The Embedded Church – The Building Part II
In his book, 10 Tsunamis Impacting Ministries: How Do We Survive What’s Coming?, Daniel Cook asks a couple provocative questions. “What would happen to our ministries if we cut out the mortgages, reduce the overhead expenses of our buildings by two-thirds or more, and use our buildings seven days a week? What would happen if we make a real estate investment which allows us to interact with lots of people, employ persons from within our ministries and gain sustainable income in the process?”
These are not new thoughts for me. For several years now, I have been giving thought to the present model of church housing. Our American model is not a model you would find in Scripture…which does not mean that it is right or wrong. But it does mean that it could and should be questioned, which is exactly what Daniel Cook has done in his book.
Our model looks like this. We have a group of Christ-followers who come together and form a church. At some point, if this group is deemed successful, the American model says that they must purchase their own building. In a short amount of time, they discover that fifty percent of their tithe money goes to staffing, thirty-five percent goes to building, ten percent goes to missions and the rest, a whopping five percent is used for ministry! (You can mix those numbers around several different ways, but the ministry number is always the lowest.) Millennials have a field day with these kinds of statistics!
Since there is no Biblical standard for a church building, let me throw out a couple of ideas that are radical, yet promising.
- Embed the church into the community. Find out what the community needs and find a way to build something that is of benefit to the community. (I will share a couple ideas below.)
- Make money. Instead of spending ministry money on buildings, what if you actually make money! There is no Scriptural or governmental law against this, and it will allow you to use tithe money for ministry.
- Hire People. What if you are able to hire people and start micro-businesses for people who are in need.
- Reach more people with the gospel of Christ. With an embedded church, you will meet people who will never come to your church…or so they think. But they are actually walking into your church every day and do not realize it is a church!
Let me give you some ideas to get your creative juices flowing…
- Build a hotel with a conference center – the church and kids ministry meets in the conference center, and the church has an opportunity to offer jobs and meet hundreds of new people each week.
- Build a Café – a modern day well – a third place venue with meeting room and kids space
- Build a child care center – used as a church on weekends with great kids’ space
- Build an event center or performing arts center – give your community a place to meet for concerts, plays, etc., and the church has an amazing meeting place!
- Build an entrepreneurial development center for new business – another great meeting place
The list goes on and on. Possibilities are endless. But the idea is to build buildings as a tool to impact a community while pouring funds into ministry, not mortar.
June 22, 2018 @ 9:35 am
Wow! This resonates in many ways. Nay-sayers might argue that the “church” should not get involved in business, but for decades churches have survived by using business operation models. Further, Paul monetized his ministry making tents. The same way we need the influence of true Christians to serve in local, state, and federal governments, we need influential Christians in strategic businesses.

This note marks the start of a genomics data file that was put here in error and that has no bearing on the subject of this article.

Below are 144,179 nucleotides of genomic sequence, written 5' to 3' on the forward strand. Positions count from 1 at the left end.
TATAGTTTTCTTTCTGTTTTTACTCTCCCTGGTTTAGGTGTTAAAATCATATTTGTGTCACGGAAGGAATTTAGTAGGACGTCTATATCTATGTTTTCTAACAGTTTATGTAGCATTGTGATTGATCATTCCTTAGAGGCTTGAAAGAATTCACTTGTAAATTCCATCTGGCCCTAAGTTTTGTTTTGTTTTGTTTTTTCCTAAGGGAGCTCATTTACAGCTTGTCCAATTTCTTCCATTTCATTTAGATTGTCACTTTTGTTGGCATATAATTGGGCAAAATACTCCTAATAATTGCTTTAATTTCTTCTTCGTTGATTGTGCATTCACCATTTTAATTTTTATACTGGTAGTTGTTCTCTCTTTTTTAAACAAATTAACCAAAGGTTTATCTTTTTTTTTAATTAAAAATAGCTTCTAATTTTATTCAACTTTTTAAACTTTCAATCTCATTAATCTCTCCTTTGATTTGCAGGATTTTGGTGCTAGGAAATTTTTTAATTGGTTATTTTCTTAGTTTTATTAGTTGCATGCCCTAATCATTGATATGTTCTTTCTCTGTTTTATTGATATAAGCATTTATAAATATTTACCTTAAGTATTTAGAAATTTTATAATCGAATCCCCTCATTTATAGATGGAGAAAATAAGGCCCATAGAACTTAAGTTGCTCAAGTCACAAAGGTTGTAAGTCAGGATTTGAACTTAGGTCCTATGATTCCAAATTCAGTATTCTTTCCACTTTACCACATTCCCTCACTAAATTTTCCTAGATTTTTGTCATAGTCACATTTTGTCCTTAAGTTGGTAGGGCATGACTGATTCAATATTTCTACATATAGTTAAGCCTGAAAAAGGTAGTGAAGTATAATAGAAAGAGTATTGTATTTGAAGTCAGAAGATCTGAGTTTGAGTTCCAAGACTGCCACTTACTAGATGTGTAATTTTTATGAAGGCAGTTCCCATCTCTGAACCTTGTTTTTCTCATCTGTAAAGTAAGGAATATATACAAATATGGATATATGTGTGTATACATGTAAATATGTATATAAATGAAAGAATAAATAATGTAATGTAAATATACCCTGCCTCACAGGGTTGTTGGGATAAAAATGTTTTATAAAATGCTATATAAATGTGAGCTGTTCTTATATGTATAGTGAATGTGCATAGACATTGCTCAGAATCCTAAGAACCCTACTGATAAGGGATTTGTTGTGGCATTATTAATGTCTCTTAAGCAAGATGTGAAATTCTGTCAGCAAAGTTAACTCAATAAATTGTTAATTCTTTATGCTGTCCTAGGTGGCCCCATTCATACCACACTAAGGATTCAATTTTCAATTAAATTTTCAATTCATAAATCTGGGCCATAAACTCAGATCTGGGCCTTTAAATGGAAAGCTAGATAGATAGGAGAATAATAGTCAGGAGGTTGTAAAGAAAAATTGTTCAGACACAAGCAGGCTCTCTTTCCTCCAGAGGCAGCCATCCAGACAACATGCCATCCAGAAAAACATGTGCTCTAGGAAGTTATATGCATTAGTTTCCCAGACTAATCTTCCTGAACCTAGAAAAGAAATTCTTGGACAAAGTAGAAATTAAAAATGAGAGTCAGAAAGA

Taken a step more…Can you imagine a Chik-fil-A or Hobby Lobby version of a hotel and coffee shop chain? Chains that only build and operate with these types of church ministries as their ultimate objectives? Both of these businesses have proven sustainability despite the socio-culture of our time.
Lest anyone argue that such a model might be inconsistent with keeping the Sabbath holy – as in no work- , remember, church leaders and staff work on the Sabbath, typically taking a day of rest on an alternate day of the week.
June 22, 2018 @ 7:02 pm
Exciting ideas! Thank you Carol. You’ve given me something more to think about.
June 23, 2018 @ 5:47 am
Great blog Greg!!! We need to figure out a way to get churches with buildings & resources to embrace this idea. It’s super missional, besides being practical. Keep up the great work & writing. Rob
June 23, 2018 @ 8:05 am
That is Kingdom thinking Greg. Another great book on this is by Mark Deymaz “DISRUPTION” I know of a church that spend $ 40 million on a Building and the church is have empty. Not wise use of the offering that people give sacrificially to the LORD.
Keep your thoughts going. Helmut
June 23, 2018 @ 9:15 am
Great stuff Greg. A friend was saying yesterday that Leesburg could use another car wash (given Station is always so crowded) — mission oriented car wash and cafe!
June 24, 2018 @ 6:00 am
OK, so not all ideas are…
June 26, 2018 @ 10:02 pm
Greg, love the thinking that goes along with we are the church not a building so we are to be in the world in every way we can yet carry the very life of God into every crevice of culture. Both Isaiah 2 and Micah 4 proclaims clearly that the Kingdom of God ( which is in us by the way!) will be where people will stream to in order to find out who God is and how He is when they discover a people who are not embedded in a church building but embedded in every facet of life holding out the bread of true life. Come on! You are getting me excited!